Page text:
Article from ET Realty
Bhubaneswar: Here is a good news for real estate developers, factory owners, civic bodies and energy department as they can get online height clearance from airport authorities for construction of buildings, chimneys, power transmission towers and high mast lights.
Height clearance is an important component of aircraft safety as buildings, which have more than permissible height, can pose danger to aircraft.
The Airports Authority of India (AAI) has devised a software called No Objection Certificate Application System (NOCAS) 2.0 that will enable the applicants seek permission for height clearance online, check status and get approval. Two days ago, Union civil aviation minister S Gajapathi Raju inaugurated the software in Delhi.
Before the use of software, the applicants had to manually apply for the clearance. The airport authorities then used to evaluate the height, mentioned by the applicants, is permissible or not.
Height of structures differs from place to place. If a building is close to the airport and directly coming on the path of takeoff or landing, there is a specific height. If a structure is far away from the airport operation area, the height is different. “So, we used to manually calculate the height considering the coordinates (air routes) of the airport from all directions,” said airport director Sharad Kumar. It used to take more than two weeks to get the approval.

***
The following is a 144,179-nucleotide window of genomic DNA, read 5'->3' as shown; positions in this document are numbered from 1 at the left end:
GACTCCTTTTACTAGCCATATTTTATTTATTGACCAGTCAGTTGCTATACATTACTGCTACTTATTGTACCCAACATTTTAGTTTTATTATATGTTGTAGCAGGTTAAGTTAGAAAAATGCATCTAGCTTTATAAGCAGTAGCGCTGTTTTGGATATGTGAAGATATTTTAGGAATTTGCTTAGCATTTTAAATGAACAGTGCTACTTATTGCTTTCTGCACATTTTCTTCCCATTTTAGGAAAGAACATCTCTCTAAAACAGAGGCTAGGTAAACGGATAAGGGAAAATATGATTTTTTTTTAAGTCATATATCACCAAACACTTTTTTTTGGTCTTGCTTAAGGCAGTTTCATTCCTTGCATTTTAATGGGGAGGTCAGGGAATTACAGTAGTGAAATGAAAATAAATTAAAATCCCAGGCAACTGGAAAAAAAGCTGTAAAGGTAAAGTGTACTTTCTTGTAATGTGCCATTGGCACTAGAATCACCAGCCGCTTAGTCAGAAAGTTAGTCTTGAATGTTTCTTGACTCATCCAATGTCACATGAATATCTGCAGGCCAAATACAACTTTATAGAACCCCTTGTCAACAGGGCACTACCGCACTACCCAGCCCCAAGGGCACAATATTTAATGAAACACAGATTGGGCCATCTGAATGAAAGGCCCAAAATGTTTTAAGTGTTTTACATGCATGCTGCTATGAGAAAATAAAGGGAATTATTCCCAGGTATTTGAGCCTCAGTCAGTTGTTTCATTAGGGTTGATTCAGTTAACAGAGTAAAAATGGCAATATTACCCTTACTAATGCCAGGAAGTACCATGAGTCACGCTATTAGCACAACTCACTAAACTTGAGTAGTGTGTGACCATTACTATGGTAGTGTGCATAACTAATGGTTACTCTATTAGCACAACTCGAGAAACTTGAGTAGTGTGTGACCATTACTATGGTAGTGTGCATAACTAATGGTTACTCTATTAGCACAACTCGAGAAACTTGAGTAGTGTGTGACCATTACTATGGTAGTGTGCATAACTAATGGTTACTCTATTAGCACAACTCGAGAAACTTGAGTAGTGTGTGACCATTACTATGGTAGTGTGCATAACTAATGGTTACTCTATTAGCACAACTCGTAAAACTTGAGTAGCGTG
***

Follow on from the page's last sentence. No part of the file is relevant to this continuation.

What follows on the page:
The NOCAS Version 2.0 has been developed by AAI and the system has user-friendly automated features. Colour Coded Zoning Maps (CCZM) of 12 cities, including Bhubaneswar, and four metros are there in the system. The system will automatically calculate the permissible height with the help of CCZM, Kumar said.
The NOCAS will ensure transparency as it is a system-generated approval and there is no scope of human intervention to clear an application. Since many high-rise buildings are coming up in city, the online system will not only benefit the urban planners and development authorities but also will reduce the workload of AAI employees, said the senior aviation officer.